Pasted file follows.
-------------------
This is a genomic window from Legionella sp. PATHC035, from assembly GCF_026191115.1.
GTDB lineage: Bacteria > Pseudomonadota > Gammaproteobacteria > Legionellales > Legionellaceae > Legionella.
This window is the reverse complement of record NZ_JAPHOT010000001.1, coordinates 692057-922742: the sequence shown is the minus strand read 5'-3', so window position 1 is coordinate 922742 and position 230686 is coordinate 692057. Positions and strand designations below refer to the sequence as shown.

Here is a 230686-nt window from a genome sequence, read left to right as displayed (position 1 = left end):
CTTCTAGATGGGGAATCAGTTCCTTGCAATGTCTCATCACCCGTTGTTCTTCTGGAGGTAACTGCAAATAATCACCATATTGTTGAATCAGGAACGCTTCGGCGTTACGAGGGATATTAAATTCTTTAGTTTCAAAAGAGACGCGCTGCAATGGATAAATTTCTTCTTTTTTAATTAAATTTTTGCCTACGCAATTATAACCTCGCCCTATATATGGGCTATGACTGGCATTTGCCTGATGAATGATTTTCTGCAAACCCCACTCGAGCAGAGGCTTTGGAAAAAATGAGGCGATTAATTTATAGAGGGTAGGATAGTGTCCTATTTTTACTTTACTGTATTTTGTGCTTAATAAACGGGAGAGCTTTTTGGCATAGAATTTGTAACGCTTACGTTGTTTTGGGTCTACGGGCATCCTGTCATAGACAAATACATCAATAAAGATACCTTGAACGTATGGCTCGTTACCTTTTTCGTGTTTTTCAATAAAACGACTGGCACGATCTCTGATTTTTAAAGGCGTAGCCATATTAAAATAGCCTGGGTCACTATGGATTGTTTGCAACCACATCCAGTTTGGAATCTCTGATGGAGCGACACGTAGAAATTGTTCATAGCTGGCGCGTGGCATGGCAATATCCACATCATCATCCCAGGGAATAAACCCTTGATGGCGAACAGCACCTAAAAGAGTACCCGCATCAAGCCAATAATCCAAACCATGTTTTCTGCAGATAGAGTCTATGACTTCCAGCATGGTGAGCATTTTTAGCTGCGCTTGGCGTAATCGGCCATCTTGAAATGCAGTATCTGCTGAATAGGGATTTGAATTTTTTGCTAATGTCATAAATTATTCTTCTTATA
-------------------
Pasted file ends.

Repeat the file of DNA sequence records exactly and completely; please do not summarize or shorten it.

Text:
This is a genomic window from Legionella sp. PATHC035, from assembly GCF_026191115.1.
GTDB lineage: Bacteria > Pseudomonadota > Gammaproteobacteria > Legionellales > Legionellaceae > Legionella.
This window is the reverse complement of record NZ_JAPHOT010000001.1, coordinates 692057-922742: the sequence shown is the minus strand read 5'-3', so window position 1 is coordinate 922742 and position 230686 is coordinate 692057. Positions and strand designations below refer to the sequence as shown.

Here is a 230686-nt window from a genome sequence, read left to right as displayed (position 1 = left end):
CTTCTAGATGGGGAATCAGTTCCTTGCAATGTCTCATCACCCGTTGTTCTTCTGGAGGTAACTGCAAATAATCACCATATTGTTGAATCAGGAACGCTTCGGCGTTACGAGGGATATTAAATTCTTTAGTTTCAAAAGAGACGCGCTGCAATGGATAAATTTCTTCTTTTTTAATTAAATTTTTGCCTACGCAATTATAACCTCGCCCTATATATGGGCTATGACTGGCATTTGCCTGATGAATGATTTTCTGCAAACCCCACTCGAGCAGAGGCTTTGGAAAAAATGAGGCGATTAATTTATAGAGGGTAGGATAGTGTCCTATTTTTACTTTACTGTATTTTGTGCTTAATAAACGGGAGAGCTTTTTGGCATAGAATTTGTAACGCTTACGTTGTTTTGGGTCTACGGGCATCCTGTCATAGACAAATACATCAATAAAGATACCTTGAACGTATGGCTCGTTACCTTTTTCGTGTTTTTCAATAAAACGACTGGCACGATCTCTGATTTTTAAAGGCGTAGCCATATTAAAATAGCCTGGGTCACTATGGATTGTTTGCAACCACATCCAGTTTGGAATCTCTGATGGAGCGACACGTAGAAATTGTTCATAGCTGGCGCGTGGCATGGCAATATCCACATCATCATCCCAGGGAATAAACCCTTGATGGCGAACAGCACCTAAAAGAGTACCCGCATCAAGCCAATAATCCAAACCATGTTTTCTGCAGATAGAGTCTATGACTTCCAGCATGGTGAGCATTTTTAGCTGCGCTTGGCGTAATCGGCCATCTTGAAATGCAGTATCTGCTGAATAGGGATTTGAATTTTTTGCTAATGTCATAAATTATTCTTCTTATA